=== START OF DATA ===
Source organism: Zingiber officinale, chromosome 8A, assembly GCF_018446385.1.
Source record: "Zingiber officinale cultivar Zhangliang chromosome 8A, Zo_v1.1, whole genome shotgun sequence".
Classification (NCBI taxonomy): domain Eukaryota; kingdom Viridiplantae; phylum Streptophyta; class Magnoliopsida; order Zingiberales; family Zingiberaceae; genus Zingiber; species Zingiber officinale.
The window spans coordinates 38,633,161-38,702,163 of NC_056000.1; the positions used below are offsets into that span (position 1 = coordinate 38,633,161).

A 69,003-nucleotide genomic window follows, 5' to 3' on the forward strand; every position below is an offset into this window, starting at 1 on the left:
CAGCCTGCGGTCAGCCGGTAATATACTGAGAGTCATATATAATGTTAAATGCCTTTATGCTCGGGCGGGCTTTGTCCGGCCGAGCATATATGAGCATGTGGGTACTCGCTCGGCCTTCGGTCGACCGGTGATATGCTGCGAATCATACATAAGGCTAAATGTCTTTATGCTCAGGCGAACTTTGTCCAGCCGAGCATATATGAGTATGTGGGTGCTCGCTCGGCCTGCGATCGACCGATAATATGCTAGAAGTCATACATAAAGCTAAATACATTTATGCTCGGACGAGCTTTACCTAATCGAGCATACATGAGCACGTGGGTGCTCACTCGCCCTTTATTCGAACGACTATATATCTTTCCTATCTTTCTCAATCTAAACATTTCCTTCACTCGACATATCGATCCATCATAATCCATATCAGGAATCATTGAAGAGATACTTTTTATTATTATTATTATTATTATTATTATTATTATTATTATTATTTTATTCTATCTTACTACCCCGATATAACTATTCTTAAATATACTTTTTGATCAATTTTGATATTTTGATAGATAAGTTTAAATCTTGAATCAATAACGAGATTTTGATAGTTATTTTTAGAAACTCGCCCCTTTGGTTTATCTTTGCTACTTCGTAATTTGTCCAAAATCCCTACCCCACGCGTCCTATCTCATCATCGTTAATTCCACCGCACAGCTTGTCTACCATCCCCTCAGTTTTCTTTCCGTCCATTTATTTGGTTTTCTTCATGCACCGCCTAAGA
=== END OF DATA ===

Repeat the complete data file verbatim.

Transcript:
Source organism: Zingiber officinale, chromosome 8A, assembly GCF_018446385.1.
Source record: "Zingiber officinale cultivar Zhangliang chromosome 8A, Zo_v1.1, whole genome shotgun sequence".
Classification (NCBI taxonomy): domain Eukaryota; kingdom Viridiplantae; phylum Streptophyta; class Magnoliopsida; order Zingiberales; family Zingiberaceae; genus Zingiber; species Zingiber officinale.
The window spans coordinates 38,633,161-38,702,163 of NC_056000.1; the positions used below are offsets into that span (position 1 = coordinate 38,633,161).

A 69,003-nucleotide genomic window follows, 5' to 3' on the forward strand; every position below is an offset into this window, starting at 1 on the left:
CAGCCTGCGGTCAGCCGGTAATATACTGAGAGTCATATATAATGTTAAATGCCTTTATGCTCGGGCGGGCTTTGTCCGGCCGAGCATATATGAGCATGTGGGTACTCGCTCGGCCTTCGGTCGACCGGTGATATGCTGCGAATCATACATAAGGCTAAATGTCTTTATGCTCAGGCGAACTTTGTCCAGCCGAGCATATATGAGTATGTGGGTGCTCGCTCGGCCTGCGATCGACCGATAATATGCTAGAAGTCATACATAAAGCTAAATACATTTATGCTCGGACGAGCTTTACCTAATCGAGCATACATGAGCACGTGGGTGCTCACTCGCCCTTTATTCGAACGACTATATATCTTTCCTATCTTTCTCAATCTAAACATTTCCTTCACTCGACATATCGATCCATCATAATCCATATCAGGAATCATTGAAGAGATACTTTTTATTATTATTATTATTATTATTATTATTATTATTATTATTATTTTATTCTATCTTACTACCCCGATATAACTATTCTTAAATATACTTTTTGATCAATTTTGATATTTTGATAGATAAGTTTAAATCTTGAATCAATAACGAGATTTTGATAGTTATTTTTAGAAACTCGCCCCTTTGGTTTATCTTTGCTACTTCGTAATTTGTCCAAAATCCCTACCCCACGCGTCCTATCTCATCATCGTTAATTCCACCGCACAGCTTGTCTACCATCCCCTCAGTTTTCTTTCCGTCCATTTATTTGGTTTTCTTCATGCACCGCCTAAGA